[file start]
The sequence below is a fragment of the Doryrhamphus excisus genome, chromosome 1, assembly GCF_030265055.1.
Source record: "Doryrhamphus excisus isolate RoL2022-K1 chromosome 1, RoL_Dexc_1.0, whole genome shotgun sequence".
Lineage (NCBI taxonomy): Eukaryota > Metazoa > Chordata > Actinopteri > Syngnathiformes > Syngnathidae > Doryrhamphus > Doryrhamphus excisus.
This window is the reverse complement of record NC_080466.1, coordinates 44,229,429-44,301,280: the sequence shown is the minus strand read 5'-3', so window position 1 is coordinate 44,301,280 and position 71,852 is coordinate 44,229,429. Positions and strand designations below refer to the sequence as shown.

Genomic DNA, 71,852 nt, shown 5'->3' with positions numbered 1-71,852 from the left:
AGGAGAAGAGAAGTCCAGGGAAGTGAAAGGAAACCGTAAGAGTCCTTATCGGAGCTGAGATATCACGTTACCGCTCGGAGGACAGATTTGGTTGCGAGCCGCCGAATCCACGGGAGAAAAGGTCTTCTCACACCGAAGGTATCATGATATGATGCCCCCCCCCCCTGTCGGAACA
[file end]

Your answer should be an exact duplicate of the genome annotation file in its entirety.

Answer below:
The sequence below is a fragment of the Doryrhamphus excisus genome, chromosome 1, assembly GCF_030265055.1.
Source record: "Doryrhamphus excisus isolate RoL2022-K1 chromosome 1, RoL_Dexc_1.0, whole genome shotgun sequence".
Lineage (NCBI taxonomy): Eukaryota > Metazoa > Chordata > Actinopteri > Syngnathiformes > Syngnathidae > Doryrhamphus > Doryrhamphus excisus.
This window is the reverse complement of record NC_080466.1, coordinates 44,229,429-44,301,280: the sequence shown is the minus strand read 5'-3', so window position 1 is coordinate 44,301,280 and position 71,852 is coordinate 44,229,429. Positions and strand designations below refer to the sequence as shown.

Genomic DNA, 71,852 nt, shown 5'->3' with positions numbered 1-71,852 from the left:
AGGAGAAGAGAAGTCCAGGGAAGTGAAAGGAAACCGTAAGAGTCCTTATCGGAGCTGAGATATCACGTTACCGCTCGGAGGACAGATTTGGTTGCGAGCCGCCGAATCCACGGGAGAAAAGGTCTTCTCACACCGAAGGTATCATGATATGATGCCCCCCCCCCCTGTCGGAACA